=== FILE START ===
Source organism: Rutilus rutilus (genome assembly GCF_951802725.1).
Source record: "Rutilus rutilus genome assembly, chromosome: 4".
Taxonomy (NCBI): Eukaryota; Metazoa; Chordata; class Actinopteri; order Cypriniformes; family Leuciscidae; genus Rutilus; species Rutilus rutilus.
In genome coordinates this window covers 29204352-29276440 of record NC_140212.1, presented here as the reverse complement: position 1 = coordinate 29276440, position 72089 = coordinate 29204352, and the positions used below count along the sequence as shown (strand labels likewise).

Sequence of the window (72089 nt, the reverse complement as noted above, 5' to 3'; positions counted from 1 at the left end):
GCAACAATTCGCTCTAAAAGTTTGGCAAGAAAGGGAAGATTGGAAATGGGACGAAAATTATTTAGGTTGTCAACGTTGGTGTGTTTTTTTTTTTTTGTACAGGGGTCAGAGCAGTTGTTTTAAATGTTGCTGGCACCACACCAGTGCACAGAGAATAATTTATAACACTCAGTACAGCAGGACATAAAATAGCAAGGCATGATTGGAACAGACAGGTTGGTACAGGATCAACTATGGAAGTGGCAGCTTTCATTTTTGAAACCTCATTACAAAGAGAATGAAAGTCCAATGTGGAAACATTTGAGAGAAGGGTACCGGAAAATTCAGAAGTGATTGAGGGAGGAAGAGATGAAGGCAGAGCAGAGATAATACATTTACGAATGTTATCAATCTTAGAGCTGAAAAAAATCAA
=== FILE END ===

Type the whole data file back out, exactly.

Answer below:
Source organism: Rutilus rutilus (genome assembly GCF_951802725.1).
Source record: "Rutilus rutilus genome assembly, chromosome: 4".
Taxonomy (NCBI): Eukaryota; Metazoa; Chordata; class Actinopteri; order Cypriniformes; family Leuciscidae; genus Rutilus; species Rutilus rutilus.
In genome coordinates this window covers 29204352-29276440 of record NC_140212.1, presented here as the reverse complement: position 1 = coordinate 29276440, position 72089 = coordinate 29204352, and the positions used below count along the sequence as shown (strand labels likewise).

Sequence of the window (72089 nt, the reverse complement as noted above, 5' to 3'; positions counted from 1 at the left end):
GCAACAATTCGCTCTAAAAGTTTGGCAAGAAAGGGAAGATTGGAAATGGGACGAAAATTATTTAGGTTGTCAACGTTGGTGTGTTTTTTTTTTTTTGTACAGGGGTCAGAGCAGTTGTTTTAAATGTTGCTGGCACCACACCAGTGCACAGAGAATAATTTATAACACTCAGTACAGCAGGACATAAAATAGCAAGGCATGATTGGAACAGACAGGTTGGTACAGGATCAACTATGGAAGTGGCAGCTTTCATTTTTGAAACCTCATTACAAAGAGAATGAAAGTCCAATGTGGAAACATTTGAGAGAAGGGTACCGGAAAATTCAGAAGTGATTGAGGGAGGAAGAGATGAAGGCAGAGCAGAGATAATACATTTACGAATGTTATCAATCTTAGAGCTGAAAAAAATCAA